• How often do things like this happen in the course of a six-month season (plus spring training, plus potential playoffs, etc.)? “They happen all the time,” Girardi said. “Sometimes people see it more than others, but things happen. You put 40 grown men in a room for 190 straight days, things happen. There’s intensity. There’s emotion. I know as a player there’s been times that I’ve said things and wish, man, I probably could have done that different. But to me it’s all about your heart, where your heart really is. Tex displays a lot of intensity every day he plays, and we understand that.”
• Diego Moreno was brought up because he can give up to 65 pitches if necessary. The Yankees figure they can get about 50 pitches apiece from Chris Capuano and Adam Warren, but if one of those guys falls flat or the game goes extras, they would be in a real bind without an extra long guy. “If we wouldn’t have used Shreve two innings and used Willie (last night), maybe you do it a little bit different,” Girardi said. “But you had to win the game yesterday.”
• Goody was optioned back to Scranton/Wilkes-Barre. He would have been available for only 30-35 pitches, Girardi said. Pretty sure Goody is the third Yankees player to be called up but not get a in game this season (I would still be on Goody getting in a game before the end of the season). Taylor Dugas and Joel De La Cruz were also called up without actually playing.
• Healthy days off for both Brian McCann and Carlos Beltran.
• Because of the extreme heat, the Yankees did not take batting practice today (they hit inside, but didn’t take regular batting practice on the field). They might not take BP tomorrow either. “Save their energy,” Girardi said. “We’re what, 98 games in? I think sometimes it helps them being off their feet, especially these long stretches.”
• Girardi’s reaction to hearing news of the Troy Tulowitzki trade: “It’s not something I expected because they had Reyes. Obviously he’s another guy that’s extremely dangerous, hits the ball out of the ballpark, middle of the order hitter. But we’ll worry about ourselves. Our guys are playing well, let’s continue to play well.”
Associated Press photos
First a reminder that we’re doing a chat today at noon. Stop by for a while and we’ll talk Rob Refsnyder’s demotion, CC Sabathia’s solid past two starts, and the Yankees’ approach to the trade deadline. It’s a way to kill some time before the Yankees begin what could be a pretty important three-game series against Baltimore.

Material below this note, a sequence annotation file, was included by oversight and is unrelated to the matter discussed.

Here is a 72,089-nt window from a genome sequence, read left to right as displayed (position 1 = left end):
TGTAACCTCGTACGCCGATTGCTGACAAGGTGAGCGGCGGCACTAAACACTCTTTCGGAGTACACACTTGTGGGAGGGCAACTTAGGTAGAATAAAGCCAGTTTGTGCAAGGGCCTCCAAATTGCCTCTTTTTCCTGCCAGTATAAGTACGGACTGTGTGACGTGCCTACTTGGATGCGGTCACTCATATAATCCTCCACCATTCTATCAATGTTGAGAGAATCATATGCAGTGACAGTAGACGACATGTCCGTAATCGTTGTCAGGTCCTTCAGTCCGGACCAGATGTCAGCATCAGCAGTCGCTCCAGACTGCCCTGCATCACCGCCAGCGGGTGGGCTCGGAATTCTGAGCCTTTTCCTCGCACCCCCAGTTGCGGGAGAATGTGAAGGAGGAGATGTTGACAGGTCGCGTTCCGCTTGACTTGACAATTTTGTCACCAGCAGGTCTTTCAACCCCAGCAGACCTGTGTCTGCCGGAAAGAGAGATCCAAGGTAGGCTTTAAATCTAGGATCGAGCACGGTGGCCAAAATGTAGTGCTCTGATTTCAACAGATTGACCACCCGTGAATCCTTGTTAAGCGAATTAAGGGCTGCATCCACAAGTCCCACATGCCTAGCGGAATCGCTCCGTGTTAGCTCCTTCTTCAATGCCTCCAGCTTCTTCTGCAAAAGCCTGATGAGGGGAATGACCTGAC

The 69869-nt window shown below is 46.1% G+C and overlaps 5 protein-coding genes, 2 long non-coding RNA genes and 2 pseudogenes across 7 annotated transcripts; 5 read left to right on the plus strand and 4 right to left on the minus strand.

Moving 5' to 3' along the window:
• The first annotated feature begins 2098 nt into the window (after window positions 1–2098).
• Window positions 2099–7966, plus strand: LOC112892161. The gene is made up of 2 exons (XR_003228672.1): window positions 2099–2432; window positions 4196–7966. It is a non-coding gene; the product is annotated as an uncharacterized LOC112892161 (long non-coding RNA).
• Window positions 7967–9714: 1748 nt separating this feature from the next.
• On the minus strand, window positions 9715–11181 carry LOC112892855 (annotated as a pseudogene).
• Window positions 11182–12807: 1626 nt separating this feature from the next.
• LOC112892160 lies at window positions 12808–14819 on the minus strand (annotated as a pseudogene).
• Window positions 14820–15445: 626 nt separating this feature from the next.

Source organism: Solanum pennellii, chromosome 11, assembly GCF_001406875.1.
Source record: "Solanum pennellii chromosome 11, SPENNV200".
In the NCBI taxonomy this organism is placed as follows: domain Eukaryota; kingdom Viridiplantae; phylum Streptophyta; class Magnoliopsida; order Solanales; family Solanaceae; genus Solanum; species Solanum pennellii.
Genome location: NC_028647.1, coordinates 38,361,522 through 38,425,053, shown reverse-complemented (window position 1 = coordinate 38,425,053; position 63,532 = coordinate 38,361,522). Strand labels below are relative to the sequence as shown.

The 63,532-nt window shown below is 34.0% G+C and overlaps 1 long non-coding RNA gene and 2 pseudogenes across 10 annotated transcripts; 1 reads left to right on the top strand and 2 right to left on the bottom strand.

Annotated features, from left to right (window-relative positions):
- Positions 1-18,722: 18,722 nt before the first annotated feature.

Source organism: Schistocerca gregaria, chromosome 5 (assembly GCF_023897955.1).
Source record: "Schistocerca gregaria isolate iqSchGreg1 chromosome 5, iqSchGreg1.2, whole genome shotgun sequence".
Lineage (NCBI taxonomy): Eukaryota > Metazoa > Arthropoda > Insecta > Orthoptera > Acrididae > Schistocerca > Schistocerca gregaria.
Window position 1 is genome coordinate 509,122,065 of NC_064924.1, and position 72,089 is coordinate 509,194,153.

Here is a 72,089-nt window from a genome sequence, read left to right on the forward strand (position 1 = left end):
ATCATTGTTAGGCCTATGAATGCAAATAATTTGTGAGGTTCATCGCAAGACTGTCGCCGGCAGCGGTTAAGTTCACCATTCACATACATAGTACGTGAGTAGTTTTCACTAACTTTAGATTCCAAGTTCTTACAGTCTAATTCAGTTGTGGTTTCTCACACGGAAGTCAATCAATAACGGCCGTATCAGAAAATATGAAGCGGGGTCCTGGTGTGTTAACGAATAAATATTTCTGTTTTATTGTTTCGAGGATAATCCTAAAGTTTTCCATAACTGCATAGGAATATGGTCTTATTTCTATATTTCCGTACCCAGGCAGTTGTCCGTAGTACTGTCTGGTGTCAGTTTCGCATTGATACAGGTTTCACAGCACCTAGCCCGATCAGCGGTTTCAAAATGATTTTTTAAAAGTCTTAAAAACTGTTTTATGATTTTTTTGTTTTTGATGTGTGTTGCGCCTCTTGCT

The Orioles are four games behind the Yankees in the American League East, and they could be as dangerous as any team in the division if guys like Chris Tillman and J.J. Hardy rebound in the second half, and if the Orioles can find some more production from the outfield corners.
This is the Yankees’ first series against Baltimore since June 14, and these teams don’t play one another again until a pair of series in September.
“Any time you start playing teams in your division when the season’s winding down, all those games are big,” CC Sabathia said.
In the series opener and the series finale, the Yankees face the two lowest ERAs in the Orioles’ rotation. The Yankees have won each of their past four series, and just finished taking two of three against Seattle.
“Baltimore is a similar type of team,” Alex Rodriguez said. “They can it the ball out of the ballpark and they have good pitching.”
Here are the pitching matchups for this series.
RHP Nathan Eovaldi (9-2, 4.50)
LHP Wei-Yin Chen (4-5, 2.78)
7:05 p.m., WPIX and MLB Network
RHP Ivan Nova (1-3, 3.42)
RHP Kevin Gausman (1-1, 5.00)
7:05 p.m., YES Network and ESPN
RHP Masahiro Tanaka (6-3, 3.65)
RHP Ubaldo Jimenez (7-5, 3.29)
1:05 p.m., YES Network and MLB Network
Associated Press photo
Fourteen months in the making, Ivan Nova’s return to the Yankees’ rotation has been a boost. Not so much because of the wins he’s provided, but because he’s provided a fresh arm to a rotation overloaded with health and workload concerns. The key for the Yankees, as Nova heads into today’s final start before the All-Star break, is to get consistency and dependability out of Nova through the second half.
“It’s still a work in progress,” Nova said. “I have to keep pitching. Every time I pitch, I don’t focus on the results as much as the way I feel. I think the All-Star break will be good for me and my body to take a little rest, and then I’ll go back to work.”